Sunday, March 22, 2009

First Day of Spring at Horseheads Marsh

There's a quiz bird below!

I drive by the Horseheads Marsh every day I head to Ithaca for work. It's an easy-in, easy-out spot that attracts a decent variety of water, land, and marsh birds, from warblers and sparrows to rails and shorebirds to waterfowl and gulls. It's small, the daily numbers and diversity don't stack up to large, expansive marshes (like Montezuma NWR), but over a season it produces a decent list of species, especially for a site bounded by unsuitable habitat.

If the conditions are right, meaning if there's enough light and there are no hunters around, it's a regular pause on my commute for a quick stationary count. Typically I simply scope the pools and cattails from a central "hump" that overlooks the northern part of marsh. Occasionally I'll walk south along the railroad tracks that run through the middle of the marsh, especially if I'm thinking more about photographing birds and less about just watching.

Railroad Tracks through Horseheads MarshA reasonable walking path, though you really have to watch your step.
This shot doesn't betray that the cattails on either side of the
tracks are a narrow strip, giving way to large, open pools of water.


As I drove by Friday, the first day of spring, I was compelled to stop. Bright and sunny conditions, not another soul present, a burning desire to see what spring birds might have arrived following a long day (week, actually) of discussions and presentations at work . . . if ever there was a day for a stop, this was it. I had my camera so I was off down the railroad tracks.

Horned GrebeHorned Grebe - not a bad first bird for the stop.

I left the binoculars and scope in the car, expecting to primarily photograph whatever I came across. Standing on the "hump" I scanned the open water. First bird: a lone Horned Grebe. Oftentimes waterfowl take flight when they notice someone peering at them, but this bird wasn't so antsy.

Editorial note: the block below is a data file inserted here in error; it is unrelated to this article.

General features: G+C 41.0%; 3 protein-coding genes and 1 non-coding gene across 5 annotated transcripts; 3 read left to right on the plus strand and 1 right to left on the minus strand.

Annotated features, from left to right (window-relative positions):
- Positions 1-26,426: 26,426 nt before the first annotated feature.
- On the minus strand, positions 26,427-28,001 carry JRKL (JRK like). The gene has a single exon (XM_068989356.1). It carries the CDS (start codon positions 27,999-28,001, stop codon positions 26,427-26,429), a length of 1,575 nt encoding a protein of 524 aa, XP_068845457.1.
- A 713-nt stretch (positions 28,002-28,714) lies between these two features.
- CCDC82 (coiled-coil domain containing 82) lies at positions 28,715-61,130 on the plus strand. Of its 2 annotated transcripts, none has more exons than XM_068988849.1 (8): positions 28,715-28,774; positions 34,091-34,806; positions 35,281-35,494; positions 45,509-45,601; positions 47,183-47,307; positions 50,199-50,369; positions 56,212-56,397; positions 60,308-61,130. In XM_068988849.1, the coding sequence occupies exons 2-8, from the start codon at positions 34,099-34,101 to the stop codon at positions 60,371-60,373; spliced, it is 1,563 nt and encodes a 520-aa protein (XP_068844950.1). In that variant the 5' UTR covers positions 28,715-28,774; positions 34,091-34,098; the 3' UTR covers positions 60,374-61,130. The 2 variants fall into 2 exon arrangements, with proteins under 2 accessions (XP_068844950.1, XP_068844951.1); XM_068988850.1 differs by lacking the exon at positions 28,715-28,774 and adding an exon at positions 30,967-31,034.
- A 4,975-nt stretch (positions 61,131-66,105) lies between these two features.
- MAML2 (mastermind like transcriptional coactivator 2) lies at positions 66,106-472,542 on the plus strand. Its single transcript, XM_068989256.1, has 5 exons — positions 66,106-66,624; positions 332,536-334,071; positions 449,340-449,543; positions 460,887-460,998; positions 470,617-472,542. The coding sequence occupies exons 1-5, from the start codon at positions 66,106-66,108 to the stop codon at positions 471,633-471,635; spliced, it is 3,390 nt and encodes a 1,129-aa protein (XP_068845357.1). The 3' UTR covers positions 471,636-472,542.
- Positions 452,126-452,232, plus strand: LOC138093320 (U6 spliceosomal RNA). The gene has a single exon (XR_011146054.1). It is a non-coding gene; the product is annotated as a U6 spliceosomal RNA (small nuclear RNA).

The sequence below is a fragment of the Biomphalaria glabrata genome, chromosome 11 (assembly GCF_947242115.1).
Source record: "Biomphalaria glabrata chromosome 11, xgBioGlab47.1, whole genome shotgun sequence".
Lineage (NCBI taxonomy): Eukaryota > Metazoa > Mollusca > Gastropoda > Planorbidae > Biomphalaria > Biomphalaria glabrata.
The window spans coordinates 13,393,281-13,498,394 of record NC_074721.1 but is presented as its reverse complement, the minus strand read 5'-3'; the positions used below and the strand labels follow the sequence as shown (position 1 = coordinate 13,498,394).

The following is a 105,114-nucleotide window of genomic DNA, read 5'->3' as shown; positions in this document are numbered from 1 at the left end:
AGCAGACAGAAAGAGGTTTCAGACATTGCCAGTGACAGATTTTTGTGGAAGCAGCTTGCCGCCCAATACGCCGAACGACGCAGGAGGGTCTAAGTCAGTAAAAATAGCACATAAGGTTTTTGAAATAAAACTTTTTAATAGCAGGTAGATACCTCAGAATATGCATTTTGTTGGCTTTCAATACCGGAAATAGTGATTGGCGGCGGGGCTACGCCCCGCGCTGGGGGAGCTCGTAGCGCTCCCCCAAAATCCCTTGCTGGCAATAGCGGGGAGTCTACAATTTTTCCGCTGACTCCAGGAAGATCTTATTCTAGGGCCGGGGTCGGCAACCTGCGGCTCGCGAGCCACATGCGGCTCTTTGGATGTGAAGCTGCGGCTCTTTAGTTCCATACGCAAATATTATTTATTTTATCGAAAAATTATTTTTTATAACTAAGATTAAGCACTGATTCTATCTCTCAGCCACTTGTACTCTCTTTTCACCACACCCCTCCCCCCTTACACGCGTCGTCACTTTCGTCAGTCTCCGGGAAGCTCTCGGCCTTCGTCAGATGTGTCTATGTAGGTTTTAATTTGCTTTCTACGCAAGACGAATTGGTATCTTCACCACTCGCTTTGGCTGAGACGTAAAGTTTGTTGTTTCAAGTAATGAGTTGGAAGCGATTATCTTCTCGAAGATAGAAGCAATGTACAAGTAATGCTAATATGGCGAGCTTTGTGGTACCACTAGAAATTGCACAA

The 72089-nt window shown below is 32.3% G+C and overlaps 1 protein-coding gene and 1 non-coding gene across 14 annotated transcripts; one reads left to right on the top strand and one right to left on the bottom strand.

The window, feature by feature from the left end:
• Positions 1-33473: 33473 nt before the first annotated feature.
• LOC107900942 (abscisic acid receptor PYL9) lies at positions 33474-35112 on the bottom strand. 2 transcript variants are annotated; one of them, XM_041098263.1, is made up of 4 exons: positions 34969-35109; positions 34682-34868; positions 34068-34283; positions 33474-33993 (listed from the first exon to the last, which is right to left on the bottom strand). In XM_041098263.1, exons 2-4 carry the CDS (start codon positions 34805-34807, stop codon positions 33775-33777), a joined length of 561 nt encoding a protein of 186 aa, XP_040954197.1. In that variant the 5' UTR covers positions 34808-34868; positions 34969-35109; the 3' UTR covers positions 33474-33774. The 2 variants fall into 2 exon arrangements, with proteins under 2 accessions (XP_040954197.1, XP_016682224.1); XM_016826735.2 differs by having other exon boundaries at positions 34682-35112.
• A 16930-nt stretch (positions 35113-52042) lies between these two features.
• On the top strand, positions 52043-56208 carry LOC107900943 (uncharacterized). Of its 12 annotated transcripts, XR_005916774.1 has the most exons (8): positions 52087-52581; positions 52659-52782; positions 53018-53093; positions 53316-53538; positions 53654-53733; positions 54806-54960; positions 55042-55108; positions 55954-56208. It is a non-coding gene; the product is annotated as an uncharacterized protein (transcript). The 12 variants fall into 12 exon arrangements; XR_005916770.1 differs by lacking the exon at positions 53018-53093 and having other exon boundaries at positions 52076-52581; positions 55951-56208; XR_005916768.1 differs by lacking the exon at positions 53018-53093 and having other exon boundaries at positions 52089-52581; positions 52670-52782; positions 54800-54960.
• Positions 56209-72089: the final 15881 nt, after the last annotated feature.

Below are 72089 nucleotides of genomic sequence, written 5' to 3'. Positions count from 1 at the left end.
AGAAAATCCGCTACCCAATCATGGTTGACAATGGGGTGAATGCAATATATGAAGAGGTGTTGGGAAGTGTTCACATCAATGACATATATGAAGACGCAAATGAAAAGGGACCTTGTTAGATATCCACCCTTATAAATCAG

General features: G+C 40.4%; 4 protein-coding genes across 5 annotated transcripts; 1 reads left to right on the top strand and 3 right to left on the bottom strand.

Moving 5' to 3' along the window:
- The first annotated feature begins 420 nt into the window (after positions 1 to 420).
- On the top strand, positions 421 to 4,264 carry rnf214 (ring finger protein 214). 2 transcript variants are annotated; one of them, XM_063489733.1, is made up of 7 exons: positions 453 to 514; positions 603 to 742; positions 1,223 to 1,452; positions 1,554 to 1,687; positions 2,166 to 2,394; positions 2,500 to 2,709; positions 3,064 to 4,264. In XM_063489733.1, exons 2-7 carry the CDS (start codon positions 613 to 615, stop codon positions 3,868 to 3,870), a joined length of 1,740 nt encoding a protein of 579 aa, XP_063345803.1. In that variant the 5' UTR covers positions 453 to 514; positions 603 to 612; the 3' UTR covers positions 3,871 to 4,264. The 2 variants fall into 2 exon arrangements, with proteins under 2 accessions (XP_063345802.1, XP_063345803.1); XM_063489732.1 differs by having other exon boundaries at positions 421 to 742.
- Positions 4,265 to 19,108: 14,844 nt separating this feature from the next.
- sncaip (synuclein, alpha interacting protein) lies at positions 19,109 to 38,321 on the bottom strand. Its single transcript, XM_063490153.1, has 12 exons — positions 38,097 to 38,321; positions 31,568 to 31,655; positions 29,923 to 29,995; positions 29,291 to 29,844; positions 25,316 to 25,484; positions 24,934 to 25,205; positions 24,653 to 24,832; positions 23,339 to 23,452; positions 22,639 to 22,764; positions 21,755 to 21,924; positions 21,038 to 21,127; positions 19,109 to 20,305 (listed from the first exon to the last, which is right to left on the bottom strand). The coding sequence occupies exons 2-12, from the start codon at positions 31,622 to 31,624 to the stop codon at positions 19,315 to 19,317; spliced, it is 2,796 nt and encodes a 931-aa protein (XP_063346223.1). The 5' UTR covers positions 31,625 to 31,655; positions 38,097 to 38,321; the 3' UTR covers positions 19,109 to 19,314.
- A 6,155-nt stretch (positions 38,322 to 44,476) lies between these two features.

Canada GeeseA pair of Canada geese wing their way into the northern-most pool.

Canada geese, as you might expect, are resident as long as the water is exposed. They're gone in the winter months when all water is frozen solid, but I start seeing them perched on the ice in late February. They commute during these weeks, flying in from either the Chemung River, Seneca Lake, or perhaps agricultural fields in the area until mid-March when the ice has disappeared. Several pairs often nest on the railroad tracks, making passage a gamble - sometimes they yield the right of way, sometimes you do.

Mallards
In direct opposition to the Horned Grebe, ducks tend to be very wary. They often burst into flight just before you spot them, circle the marsh repeatedly, eventually landing in a distant pool. I expected Ring-necked Ducks since they are usually the most numerous during spring migration. Perhaps I'd see a Wood Duck or two stealthily paddling among the cattails, maybe a few Hooded Mergansers. Not today, Mallards were the only ducks I found.

One shorebird flushed from nearly beneath my feet, a current quiz bird. No one's identified it yet, so I'm waiting to post the answer another day or two. Check my earlier post to weigh in - and check out the image, I'm pretty proud of it. It came out much better than I anticipated.

And the new quiz bird, promised earlier, is below. This bird skulked along in the vegetation, rarely allowing a satisfactory view. Finally it perched on a Multiflora rose where I "shot" it. I did get better, more-identifiable images which I'll post in the next day or two.

Quiz Bird - Image 1 A headless passerine: who am I?

Post your best guesses, or laboriously deduced conclusions, in the comments.

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4 comments:

jan m said...

That certainly looks a lot like the rear end of one of my house sparrows, but I doubt that one would hang around the marsh when they can get a free meal from me.

noflickster said...

jan_m - a good guess, I did see/hear two House Sparrows near the "parking area" (and I use that term loosely). But I didn't find them farther along the tracks, where this one perched. Another clue coming shortly . ..
-Mike

nishiki_85 said...

The bird appears to have two white wing bars and has a rusty brown back with streaking. American Tree Sparrow.

Nate said...

Ah, Tree Sparrow sounds right!

Here I was thinking Swamp but it didn't seem right. I should have realized you northerners would pick up on a quiz bird I never see down here. : )

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